Designation: KC-97G

Boeing KC-97G

Boeing KC-97G Stratofreighter

A picture of the Boeing KC-97G Stratofreighter

The Boeing C-97 was developed after a request by the U.S. Army Air Forces for a transport aircraft based on the B-29.  The landing gear wings and tail from the B-29 were adapted for use with a distinctive “double bubble” pressurized fuselage to create the C-97.  First flown in 1945, the C-97 proved to be a very successful and versatile aircraft.  Boeing modified the design slightly to create their first post-war airliner, the Boeing 377.

Development of an aerial refueling tanker version of the C-97 using the Boeing-designed flying boom refueling equipment began in 1950, with the first KC-97A delivered in 1951.  The KC-97G was the most produced tanker version of the Stratofreighter.  The most noticeable external difference was the addition of two fixed external fuel tanks to the wings.  This and changes to the internal arrangement of fuel tanks allowed the aircraft to serve without modification as both a tanker and a transport.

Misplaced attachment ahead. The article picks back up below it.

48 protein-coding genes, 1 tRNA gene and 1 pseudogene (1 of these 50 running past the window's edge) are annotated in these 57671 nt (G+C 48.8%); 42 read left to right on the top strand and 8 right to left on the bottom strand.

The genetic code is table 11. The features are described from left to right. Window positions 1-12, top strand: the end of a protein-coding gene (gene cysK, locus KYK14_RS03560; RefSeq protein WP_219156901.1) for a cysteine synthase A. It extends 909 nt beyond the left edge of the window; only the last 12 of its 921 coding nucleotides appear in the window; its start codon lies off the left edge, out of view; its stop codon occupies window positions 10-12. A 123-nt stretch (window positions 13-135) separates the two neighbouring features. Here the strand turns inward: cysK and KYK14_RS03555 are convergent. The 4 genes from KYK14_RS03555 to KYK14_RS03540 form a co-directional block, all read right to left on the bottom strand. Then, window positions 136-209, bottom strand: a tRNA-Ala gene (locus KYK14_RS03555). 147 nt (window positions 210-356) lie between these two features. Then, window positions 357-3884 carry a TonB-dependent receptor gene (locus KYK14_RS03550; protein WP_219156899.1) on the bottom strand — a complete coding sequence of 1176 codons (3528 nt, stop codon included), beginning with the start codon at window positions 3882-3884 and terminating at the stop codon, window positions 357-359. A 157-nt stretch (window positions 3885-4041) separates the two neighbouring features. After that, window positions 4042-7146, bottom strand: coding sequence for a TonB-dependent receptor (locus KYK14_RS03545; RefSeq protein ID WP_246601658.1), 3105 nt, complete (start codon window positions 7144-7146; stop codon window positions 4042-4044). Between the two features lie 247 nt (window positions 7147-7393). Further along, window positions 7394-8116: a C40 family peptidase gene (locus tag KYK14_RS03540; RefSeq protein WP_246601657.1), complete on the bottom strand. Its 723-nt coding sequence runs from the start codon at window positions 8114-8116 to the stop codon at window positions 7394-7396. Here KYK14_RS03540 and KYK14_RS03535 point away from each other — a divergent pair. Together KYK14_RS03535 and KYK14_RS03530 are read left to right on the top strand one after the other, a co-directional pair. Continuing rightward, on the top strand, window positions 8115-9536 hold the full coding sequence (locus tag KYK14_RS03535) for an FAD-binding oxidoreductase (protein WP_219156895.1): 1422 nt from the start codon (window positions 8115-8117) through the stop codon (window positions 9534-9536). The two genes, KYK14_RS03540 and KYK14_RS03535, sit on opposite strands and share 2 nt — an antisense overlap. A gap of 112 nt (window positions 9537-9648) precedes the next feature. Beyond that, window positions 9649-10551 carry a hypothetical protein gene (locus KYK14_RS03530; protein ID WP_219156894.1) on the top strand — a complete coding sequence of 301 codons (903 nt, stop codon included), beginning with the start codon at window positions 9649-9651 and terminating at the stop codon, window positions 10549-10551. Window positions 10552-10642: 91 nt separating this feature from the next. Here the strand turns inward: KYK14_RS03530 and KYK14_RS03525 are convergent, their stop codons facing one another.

Wingspan 141 ft 3 in.


Length 110 ft 4 in.


Height 38 ft 3 in.


Weight 142,500 lbs (loaded)


Max. Speed 375 MPH

Maximum Speed

Service Ceiling 33,000 ft

Service Ceiling

Range 4,300 miles


Engines Four Pratt & Whitney R-4360 Wasp Major radials with 3,500 horsepower each


Crew 5



9th Strategic Aerospace Wing, Mountain Home AFB, Idaho


Serial Number

Pima Air & Space Museum

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